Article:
Chasing La Dolce Vita
Then the fairytale began to unravel. I discovered that the world of fashion, the basis of most of my work, excited me about as much as a roll of toilet paper. My pay packet had never been so full, but I?d never felt so hollow. Restless, the seed of discontent in my belly was sprouting into a strangling vine.
Then, in a heartbeat, the relationship I had convinced myself was a winner collapsed like Phar Lap. With a string of failed relationships in my wake, my love life was starting to resemble that of Elizabeth Taylor. Minus the wedding rings.
I cried myself a pathetic river before I sat down and had a serious talk with myself. Here I was, staring 30 in the face, and my life was not remotely in the sort of balanced state I imagined it might be at this point in my life. Unhappy, indecisive and increasingly paranoid, I?d lost passion for everything.
I had long been obsessed with the idea of living in Italy, where I?d holidayed in previous years. Through my Piscean-tinted glasses, the Italian lifestyle seemed far less chaotic and dog-eat-dog compared to the one to which I was accustomed. There was only one way to find out if my romantic notions were valid.
There and then, I decided no bloke or job would ever again come between me and la dolce vita I had fantasised about. Within days I had given notice in my job and booked an Italian language course in Perugia, capital of the Umbria region. I liked the idea of learning a bit of Italian in a pretty little country town before heading to Italian capital to try my fortune.
On the long plane ride to Italy I fought waves of panic. What the hell did I think I was doing? Ciao and grazie formed the extent of my language skills, I didn?t know a soul, I didn?t have a home and there was no cushy executive job waiting for me. I calmed myself with the thought that if my fanciful impressions of Italy were unfounded and I would come home to face the music. For the moment I wanted to be free to work out what I wanted to do with my life without feeling the usual societal pressure to succeed at all costs.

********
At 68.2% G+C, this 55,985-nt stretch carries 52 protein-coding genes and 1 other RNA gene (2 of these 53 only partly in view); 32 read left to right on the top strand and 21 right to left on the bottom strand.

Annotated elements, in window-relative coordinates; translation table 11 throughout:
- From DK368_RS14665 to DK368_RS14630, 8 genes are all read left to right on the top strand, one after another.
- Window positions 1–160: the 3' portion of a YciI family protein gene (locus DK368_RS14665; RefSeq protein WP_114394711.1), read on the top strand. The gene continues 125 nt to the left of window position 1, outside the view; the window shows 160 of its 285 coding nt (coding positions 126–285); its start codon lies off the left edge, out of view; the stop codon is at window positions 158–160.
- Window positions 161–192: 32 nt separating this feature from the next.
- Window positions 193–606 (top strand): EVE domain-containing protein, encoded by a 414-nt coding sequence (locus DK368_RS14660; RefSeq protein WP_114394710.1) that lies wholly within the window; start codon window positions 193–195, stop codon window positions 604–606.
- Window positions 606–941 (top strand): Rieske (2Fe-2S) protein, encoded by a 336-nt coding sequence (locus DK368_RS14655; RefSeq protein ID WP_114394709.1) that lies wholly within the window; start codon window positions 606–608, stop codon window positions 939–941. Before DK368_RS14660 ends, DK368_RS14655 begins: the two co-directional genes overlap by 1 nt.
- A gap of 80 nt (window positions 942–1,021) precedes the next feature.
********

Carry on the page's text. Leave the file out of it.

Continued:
In Perugia, my Italian course turned out to be a disappointment – with too many students in the class it was nigh impossible to learn. But my decision to stay there for three months gave me enough time to realise that I had made the right decision. Wagging class I fell in love with the Italy I had built in my dreams: standing in a bar and leaning on the counter to be served espresso, wining and dining in quaint trattorias flanking cobble stoned piazzas and visiting postcard pretty villages in Umbria and nearby Tuscany.
Finally I arrived in Rome, where I found a room to rent for a month in an apartment with views of the Colosseum. Unwittingly, I had chosen the worst time to find my feet in the Eternal City ? in scorching August, Rome becomes a ghost town as the locals head in droves to the sea of cooler mountain climes. I was busting to try and speak Italian and create friendships, but my flatmates were already on holidays. Disappointed, I decided to prattle to anyone, including myself, for the sake of language progress. I lost count of how many times I said buongiorno to my newsagent, who had no idea how rejected I felt when he made no effort to humour my pidgin Italian.